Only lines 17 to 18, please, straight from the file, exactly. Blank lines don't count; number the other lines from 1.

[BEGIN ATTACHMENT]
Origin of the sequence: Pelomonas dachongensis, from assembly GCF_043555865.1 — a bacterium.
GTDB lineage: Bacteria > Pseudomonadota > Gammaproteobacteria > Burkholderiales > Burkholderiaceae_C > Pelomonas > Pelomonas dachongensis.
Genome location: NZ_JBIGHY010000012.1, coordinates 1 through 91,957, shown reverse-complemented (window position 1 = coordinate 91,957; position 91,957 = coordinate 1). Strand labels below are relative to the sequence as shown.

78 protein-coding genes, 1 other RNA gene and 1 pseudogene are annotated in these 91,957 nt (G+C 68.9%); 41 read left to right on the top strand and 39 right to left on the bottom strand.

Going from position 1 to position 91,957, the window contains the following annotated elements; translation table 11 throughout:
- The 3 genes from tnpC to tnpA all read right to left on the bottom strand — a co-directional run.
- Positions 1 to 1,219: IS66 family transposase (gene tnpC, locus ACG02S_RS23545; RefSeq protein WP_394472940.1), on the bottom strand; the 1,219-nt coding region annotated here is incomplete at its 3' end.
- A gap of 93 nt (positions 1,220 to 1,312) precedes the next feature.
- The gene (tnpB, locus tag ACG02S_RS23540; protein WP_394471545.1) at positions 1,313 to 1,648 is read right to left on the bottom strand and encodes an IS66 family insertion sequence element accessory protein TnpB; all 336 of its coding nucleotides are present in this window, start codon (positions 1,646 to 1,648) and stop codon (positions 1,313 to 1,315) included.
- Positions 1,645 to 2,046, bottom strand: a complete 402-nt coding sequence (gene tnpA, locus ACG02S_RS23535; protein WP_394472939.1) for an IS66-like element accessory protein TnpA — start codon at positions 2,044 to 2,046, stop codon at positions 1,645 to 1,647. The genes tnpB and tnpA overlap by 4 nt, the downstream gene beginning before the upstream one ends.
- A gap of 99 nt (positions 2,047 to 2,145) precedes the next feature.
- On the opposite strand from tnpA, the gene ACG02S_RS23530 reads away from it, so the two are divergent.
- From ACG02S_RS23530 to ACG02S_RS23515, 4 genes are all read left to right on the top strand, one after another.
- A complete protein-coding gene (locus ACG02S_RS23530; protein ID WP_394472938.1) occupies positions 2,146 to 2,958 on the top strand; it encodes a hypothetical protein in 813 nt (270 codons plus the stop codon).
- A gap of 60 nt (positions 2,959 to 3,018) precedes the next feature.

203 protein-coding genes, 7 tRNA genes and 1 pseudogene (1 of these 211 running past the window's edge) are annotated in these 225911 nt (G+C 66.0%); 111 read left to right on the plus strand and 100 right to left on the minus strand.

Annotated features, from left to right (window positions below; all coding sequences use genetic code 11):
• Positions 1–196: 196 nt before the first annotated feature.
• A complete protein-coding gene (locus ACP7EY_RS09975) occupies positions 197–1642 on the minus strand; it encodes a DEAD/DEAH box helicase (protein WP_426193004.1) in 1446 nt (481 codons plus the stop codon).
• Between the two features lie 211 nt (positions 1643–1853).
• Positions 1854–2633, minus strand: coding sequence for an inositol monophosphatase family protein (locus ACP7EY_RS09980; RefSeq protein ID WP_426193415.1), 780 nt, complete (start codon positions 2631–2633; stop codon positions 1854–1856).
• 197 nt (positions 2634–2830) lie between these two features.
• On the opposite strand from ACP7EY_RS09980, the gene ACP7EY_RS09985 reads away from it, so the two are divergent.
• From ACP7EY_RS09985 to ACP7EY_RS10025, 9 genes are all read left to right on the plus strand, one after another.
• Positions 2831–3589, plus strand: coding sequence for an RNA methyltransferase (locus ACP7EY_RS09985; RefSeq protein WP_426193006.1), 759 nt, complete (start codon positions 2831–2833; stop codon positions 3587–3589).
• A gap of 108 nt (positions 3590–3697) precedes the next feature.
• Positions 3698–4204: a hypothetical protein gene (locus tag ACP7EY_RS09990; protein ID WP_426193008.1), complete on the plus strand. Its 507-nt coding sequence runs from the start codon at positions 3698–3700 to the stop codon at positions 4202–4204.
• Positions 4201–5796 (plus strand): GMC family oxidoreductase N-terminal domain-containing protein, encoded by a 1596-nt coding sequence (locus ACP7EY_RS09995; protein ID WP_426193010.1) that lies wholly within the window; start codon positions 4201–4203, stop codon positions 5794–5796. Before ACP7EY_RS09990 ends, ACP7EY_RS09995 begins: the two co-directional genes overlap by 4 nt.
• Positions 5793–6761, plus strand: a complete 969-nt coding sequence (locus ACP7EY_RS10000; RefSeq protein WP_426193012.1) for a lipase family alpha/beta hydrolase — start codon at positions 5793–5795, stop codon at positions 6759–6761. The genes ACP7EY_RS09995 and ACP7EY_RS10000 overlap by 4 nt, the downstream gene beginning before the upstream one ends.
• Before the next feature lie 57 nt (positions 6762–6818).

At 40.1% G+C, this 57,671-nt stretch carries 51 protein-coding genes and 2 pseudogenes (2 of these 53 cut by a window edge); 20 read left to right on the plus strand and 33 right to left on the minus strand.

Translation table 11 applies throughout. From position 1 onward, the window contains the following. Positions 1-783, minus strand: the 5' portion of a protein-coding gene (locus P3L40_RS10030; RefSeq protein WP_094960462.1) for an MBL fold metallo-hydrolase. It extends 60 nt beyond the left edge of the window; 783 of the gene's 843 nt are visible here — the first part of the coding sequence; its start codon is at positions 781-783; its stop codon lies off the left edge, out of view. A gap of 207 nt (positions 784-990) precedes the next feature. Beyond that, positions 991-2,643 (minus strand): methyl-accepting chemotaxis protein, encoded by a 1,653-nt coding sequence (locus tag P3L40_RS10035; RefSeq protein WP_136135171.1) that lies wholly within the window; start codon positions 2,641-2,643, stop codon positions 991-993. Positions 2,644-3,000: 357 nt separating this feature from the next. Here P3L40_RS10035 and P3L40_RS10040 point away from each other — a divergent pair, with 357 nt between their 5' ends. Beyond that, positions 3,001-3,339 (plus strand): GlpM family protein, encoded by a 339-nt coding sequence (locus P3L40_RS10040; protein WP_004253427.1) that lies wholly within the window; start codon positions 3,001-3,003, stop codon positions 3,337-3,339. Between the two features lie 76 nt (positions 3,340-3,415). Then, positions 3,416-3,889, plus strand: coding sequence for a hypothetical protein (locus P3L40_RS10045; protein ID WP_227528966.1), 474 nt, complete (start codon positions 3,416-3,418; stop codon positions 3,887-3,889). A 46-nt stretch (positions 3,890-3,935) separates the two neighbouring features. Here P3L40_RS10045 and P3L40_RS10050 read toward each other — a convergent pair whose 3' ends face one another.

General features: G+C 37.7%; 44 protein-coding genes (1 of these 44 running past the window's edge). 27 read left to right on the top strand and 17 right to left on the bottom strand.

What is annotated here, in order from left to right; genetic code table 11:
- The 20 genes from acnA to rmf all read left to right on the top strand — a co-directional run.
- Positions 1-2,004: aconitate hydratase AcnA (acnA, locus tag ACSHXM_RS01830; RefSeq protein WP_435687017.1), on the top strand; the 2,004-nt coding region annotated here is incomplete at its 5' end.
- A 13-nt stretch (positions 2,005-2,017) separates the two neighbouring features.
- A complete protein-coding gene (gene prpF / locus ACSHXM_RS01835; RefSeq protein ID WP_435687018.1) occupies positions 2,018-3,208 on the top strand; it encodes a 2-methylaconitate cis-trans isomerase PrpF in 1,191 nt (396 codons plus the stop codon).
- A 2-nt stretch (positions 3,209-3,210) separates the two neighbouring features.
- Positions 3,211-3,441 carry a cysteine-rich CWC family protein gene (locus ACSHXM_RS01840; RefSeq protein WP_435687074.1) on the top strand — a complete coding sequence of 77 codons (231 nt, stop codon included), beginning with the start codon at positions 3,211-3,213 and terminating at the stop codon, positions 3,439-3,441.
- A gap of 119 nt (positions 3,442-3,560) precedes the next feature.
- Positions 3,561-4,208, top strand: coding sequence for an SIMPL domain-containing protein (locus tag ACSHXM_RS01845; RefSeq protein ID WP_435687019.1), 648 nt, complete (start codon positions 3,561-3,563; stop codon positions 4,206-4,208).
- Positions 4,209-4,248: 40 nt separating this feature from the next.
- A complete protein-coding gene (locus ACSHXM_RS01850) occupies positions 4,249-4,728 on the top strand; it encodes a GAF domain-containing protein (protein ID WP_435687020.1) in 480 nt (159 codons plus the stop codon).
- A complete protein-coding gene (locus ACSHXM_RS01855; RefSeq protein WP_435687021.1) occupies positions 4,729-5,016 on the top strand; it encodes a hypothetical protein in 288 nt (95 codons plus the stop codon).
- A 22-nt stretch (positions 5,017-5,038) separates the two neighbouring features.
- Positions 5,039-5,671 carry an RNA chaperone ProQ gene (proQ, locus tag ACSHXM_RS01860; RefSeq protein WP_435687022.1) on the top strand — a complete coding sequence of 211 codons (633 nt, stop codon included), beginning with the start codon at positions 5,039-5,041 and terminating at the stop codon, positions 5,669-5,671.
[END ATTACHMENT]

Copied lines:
Annotated features, from left to right (window positions below; all coding sequences use genetic code 11):
• Positions 1–196: 196 nt before the first annotated feature.